Another notable Broadway production that is based on a Shakespeare play is & Juliet, which is a contemporary retelling of Romeo and Juliet. The play premiered in London in 2019 before transferring to Broadway in 2021. & Juliet imagines what might have happened if Juliet had not taken her own life at the end of the original story, and instead embarked on a journey of self-discovery and empowerment. Featuring a pop soundtrack that includes songs by Max Martin, the play has been praised for its energetic and irreverent take on the classic story.

While Shakespeare’s plays have been performed for centuries, the recent trend of updating these classic stories for modern audiences is a welcome development. By exploring themes of race, identity, and contemporary culture, plays like Fat Ham and & Juliet are able to connect with audiences in new and powerful ways. Shakespeare’s influence on Broadway continues to endure and inspire.


Jewish Observances in Plays and Musicals

By Jordan Levinson

Tonight marks the start of the weeklong Jewish observance of Passover, which kicks off with the Seder. Here are some plays and musicals, past and present, that highlight Jewish rituals and observances:

Leopoldstadt_Broadway_Production Photos_2022_HR
Leopoldstadt (pc: Joan Marcus)

Moving Broadway audiences this season is Tom Stoppard’s Leopoldstadt, a deeply personal play about an extended family living in the Austrian Jewish quarter over the span of about fifty years. At one point early in the show, a Passover Seder is shown, but throughout the play the family must also deal with great loss: multiple people are killed in World War I; the family business must stay afloat throughout the Great Depression and the rise of the Bolsheviks; the Nazis reduce the number of survivors to just three in the final, post-World War II scene. Stoppard was inspired by the death of his own extended family while writing Leopoldstadt and he is receiving Tony buzz for his passionate drama. The show’s limited engagement has extended twice at the Longacre Theatre due to popular demand, and it is now set to run through July 2.

From a musical perspective, perhaps nothing sums this up in a more succinct manner than Fiddler on the Roof, the Jerry Bock-Sheldon Harnick masterwork that grapples with the preservation and breaking of “Tradition.” Set in an early 20th-century shtetl in Imperial Russia, a conservative milkman contends with his marriage, as he reluctantly lets go of three of his daughters due to more modern marriages of their own. Combined with rising anti-Semitism in the area and the Czar about to evict the Jews from their village, the life that the milkman has known for a long time hangs in the balance. A different traditional observance is shown at one point, as the entire family gathers and prays for the Lord’s protection as they light the candles during “Sabbath Prayer.” Fiddler premiered in New York in 1964, won the Tony for best musical, and became the first musical in Broadway history to surpass 3,000 performances — the longest-running musical ever at the time. It was adapted into a wildly successful 1971 film, which won the Oscar for best picture, and it has been revived five times on Broadway as of this writing — and that’s not counting an Off-Broadway remount sung and spoken entirely in Yiddish, first staged in 2018 at the Museum of Jewish Heritage. Fiddler on the Roof punctuated the Golden Age of Broadway musicals with an exclamation point, and its impact can still be felt today.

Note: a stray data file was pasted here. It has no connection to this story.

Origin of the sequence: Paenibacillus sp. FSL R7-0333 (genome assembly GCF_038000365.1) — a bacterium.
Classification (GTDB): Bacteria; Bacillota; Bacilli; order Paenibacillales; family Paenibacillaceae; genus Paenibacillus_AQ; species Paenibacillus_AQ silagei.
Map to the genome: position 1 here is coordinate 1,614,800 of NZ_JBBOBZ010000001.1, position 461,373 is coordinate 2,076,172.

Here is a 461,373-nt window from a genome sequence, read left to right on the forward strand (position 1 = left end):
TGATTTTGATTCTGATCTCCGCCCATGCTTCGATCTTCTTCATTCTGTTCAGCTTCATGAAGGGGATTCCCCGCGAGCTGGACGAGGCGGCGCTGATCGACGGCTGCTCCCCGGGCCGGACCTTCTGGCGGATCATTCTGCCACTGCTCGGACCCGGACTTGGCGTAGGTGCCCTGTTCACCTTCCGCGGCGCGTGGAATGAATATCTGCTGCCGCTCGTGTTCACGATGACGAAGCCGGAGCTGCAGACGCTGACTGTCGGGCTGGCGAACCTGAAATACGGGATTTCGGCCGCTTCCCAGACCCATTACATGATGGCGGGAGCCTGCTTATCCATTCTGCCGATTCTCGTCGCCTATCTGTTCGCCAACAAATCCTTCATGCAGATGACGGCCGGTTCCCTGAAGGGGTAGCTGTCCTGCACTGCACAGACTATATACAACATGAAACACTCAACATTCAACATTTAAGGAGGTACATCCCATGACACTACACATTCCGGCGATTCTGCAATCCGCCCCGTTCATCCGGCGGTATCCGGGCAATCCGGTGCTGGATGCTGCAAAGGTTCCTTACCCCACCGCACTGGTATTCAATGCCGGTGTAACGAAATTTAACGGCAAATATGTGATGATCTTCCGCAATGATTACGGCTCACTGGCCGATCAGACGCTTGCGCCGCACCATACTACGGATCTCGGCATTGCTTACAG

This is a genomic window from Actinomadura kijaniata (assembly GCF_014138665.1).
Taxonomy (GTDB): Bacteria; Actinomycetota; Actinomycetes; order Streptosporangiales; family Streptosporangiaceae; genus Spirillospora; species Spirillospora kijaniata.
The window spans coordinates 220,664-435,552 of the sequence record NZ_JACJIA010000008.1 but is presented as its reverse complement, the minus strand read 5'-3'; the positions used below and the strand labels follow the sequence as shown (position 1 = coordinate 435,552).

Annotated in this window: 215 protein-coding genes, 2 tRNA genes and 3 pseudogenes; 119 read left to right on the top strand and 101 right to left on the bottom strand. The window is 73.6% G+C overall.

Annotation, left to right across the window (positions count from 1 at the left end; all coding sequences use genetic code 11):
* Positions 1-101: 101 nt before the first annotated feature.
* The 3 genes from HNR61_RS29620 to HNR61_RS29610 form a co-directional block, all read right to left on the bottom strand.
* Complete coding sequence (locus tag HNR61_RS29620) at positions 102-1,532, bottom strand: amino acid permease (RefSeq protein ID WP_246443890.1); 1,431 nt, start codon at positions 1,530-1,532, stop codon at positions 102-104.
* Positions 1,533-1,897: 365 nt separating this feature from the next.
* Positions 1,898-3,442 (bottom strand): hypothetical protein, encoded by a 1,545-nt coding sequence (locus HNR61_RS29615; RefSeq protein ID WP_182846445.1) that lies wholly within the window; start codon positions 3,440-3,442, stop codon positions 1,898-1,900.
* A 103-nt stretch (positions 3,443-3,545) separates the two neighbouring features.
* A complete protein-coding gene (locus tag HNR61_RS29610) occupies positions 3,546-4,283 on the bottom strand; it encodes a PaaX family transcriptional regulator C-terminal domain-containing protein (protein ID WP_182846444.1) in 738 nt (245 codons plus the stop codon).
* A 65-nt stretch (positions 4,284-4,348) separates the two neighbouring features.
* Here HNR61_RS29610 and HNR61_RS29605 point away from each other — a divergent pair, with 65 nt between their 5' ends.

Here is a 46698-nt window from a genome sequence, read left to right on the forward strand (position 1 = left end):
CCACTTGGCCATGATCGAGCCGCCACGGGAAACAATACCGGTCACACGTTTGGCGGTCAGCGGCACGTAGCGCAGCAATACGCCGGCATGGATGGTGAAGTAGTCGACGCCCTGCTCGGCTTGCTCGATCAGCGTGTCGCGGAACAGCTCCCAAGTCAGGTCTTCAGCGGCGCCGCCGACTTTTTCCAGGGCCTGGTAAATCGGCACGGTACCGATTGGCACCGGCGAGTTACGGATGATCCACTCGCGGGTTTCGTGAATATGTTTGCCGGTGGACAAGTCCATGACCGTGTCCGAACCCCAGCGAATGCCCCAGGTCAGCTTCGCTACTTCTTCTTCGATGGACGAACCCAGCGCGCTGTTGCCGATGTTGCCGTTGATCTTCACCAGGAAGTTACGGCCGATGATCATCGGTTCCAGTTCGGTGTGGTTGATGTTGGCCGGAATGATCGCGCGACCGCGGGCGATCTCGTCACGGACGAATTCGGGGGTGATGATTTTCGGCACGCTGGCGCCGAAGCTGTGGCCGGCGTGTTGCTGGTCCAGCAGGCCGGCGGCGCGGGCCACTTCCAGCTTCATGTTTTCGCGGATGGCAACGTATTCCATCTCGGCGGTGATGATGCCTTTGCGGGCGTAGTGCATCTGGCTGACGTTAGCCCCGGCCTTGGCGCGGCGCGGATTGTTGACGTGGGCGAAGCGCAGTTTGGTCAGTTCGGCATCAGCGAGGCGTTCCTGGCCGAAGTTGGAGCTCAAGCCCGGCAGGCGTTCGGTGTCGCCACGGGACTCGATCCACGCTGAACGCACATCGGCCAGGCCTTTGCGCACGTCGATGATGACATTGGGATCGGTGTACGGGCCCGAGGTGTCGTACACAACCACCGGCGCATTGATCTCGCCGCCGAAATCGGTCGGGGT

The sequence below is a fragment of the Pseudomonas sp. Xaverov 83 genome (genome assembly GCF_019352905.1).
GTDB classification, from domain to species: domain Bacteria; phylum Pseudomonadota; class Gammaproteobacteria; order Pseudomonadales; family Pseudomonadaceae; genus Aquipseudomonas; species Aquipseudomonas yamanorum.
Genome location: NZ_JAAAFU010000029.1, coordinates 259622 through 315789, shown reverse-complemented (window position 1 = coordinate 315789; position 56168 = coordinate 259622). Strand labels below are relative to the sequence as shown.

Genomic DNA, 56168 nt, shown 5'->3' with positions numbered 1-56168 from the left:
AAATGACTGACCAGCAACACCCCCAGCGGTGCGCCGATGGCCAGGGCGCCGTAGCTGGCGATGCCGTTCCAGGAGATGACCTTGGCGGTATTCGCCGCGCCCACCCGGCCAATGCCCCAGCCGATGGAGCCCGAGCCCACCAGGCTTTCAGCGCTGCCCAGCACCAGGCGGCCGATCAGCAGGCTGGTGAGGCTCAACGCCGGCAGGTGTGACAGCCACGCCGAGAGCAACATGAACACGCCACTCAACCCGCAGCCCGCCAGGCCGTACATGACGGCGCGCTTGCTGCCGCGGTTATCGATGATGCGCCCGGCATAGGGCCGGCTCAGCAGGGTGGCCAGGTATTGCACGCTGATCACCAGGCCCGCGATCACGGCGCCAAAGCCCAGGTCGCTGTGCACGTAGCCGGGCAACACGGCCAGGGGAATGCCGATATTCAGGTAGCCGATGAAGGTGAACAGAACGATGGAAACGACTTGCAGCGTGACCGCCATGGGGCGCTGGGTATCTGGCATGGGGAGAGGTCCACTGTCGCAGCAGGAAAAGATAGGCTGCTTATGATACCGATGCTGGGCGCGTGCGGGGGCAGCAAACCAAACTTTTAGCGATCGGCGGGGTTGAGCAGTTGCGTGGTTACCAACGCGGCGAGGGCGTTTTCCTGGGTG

There have been multiple Broadway shows with scenes taking place at bar mitzvahs, a coming-of-age ritual in which children turn 13, and thus become accountable for their own actions (the traditional service is usually followed by a party). For one, the Harold Rome-Jerome Weidman musical I Can Get It for You Wholesale played Broadway in 1961 and gave New York City’s Depression-era Garment District a song to sing. The story of a young, ambitious businessman who stops at nothing to get to the top (even if it means lying to and betraying his loved ones and embezzling company funds), Wholesale utilized several Jewish folklike motifs in its score, and the second act opened with a touching bar mitzvah sequence in “A Gift Today.” A 1991 American Jewish Theatre revival starred Carolee Carmello and Vicki Lewis, and a new version (with a revised book by Weidman) will open in fall 2023 at Classic Stage Company, led by Tony winner Santino Fontana as the businessman.